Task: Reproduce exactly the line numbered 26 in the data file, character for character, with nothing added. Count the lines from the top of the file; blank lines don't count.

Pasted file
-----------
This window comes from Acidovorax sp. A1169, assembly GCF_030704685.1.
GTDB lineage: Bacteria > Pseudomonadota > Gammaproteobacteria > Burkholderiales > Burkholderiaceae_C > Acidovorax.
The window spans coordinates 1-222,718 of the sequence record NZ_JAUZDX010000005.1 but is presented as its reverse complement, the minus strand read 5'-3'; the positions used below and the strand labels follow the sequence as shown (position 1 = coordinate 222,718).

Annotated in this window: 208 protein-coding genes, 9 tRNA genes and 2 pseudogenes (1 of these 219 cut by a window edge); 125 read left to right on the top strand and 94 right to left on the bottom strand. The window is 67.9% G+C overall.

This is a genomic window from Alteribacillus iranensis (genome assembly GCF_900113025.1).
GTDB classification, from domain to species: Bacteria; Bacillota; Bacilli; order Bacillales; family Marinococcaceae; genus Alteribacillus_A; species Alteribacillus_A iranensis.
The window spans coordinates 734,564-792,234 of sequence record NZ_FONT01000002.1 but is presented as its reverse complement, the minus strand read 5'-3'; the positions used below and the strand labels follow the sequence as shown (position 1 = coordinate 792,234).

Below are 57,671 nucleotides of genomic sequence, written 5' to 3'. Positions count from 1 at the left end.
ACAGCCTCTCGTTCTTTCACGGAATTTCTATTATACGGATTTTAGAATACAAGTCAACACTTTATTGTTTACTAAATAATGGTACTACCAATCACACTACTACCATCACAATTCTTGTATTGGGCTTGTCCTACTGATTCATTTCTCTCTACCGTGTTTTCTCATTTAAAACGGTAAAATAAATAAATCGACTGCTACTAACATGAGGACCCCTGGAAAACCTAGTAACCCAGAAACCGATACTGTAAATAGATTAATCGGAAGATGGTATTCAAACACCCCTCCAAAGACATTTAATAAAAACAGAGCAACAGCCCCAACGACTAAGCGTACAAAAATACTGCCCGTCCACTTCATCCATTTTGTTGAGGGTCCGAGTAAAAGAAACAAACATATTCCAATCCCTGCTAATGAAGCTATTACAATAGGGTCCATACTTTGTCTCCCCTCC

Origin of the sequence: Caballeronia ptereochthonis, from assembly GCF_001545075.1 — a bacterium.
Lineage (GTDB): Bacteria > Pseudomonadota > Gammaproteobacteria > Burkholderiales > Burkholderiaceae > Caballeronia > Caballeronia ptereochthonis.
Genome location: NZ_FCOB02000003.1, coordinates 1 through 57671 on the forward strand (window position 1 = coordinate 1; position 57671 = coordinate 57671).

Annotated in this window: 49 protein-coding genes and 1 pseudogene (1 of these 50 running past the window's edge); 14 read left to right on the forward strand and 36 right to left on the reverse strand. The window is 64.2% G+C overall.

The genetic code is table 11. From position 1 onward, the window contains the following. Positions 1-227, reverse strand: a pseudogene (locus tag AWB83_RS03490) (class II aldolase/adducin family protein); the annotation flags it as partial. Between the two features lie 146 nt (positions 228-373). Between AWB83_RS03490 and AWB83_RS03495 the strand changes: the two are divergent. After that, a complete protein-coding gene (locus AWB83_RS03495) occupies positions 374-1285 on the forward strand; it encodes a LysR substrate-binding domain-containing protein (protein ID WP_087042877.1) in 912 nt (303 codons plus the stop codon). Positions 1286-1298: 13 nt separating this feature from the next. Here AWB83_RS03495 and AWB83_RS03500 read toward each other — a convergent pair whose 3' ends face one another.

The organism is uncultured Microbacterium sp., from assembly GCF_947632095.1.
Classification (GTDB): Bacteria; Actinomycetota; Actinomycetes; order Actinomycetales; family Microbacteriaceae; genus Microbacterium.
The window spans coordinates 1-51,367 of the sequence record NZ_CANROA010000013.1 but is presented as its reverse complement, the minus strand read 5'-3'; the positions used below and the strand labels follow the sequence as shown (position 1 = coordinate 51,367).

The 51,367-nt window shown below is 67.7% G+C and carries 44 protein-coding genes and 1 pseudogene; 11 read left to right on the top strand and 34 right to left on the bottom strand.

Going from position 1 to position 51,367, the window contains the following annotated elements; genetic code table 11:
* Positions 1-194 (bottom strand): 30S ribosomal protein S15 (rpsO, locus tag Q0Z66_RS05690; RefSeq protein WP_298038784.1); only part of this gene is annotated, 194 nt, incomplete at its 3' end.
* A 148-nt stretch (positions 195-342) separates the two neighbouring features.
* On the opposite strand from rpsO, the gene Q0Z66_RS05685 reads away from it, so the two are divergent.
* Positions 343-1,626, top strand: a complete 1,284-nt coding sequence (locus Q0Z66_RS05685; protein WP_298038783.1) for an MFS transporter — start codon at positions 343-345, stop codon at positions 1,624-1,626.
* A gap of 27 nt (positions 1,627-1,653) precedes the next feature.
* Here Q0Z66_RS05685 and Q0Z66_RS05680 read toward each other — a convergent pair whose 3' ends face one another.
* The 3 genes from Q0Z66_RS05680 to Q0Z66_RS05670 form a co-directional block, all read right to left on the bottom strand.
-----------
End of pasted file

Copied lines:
* The 3 genes from Q0Z66_RS05680 to Q0Z66_RS05670 form a co-directional block, all read right to left on the bottom strand.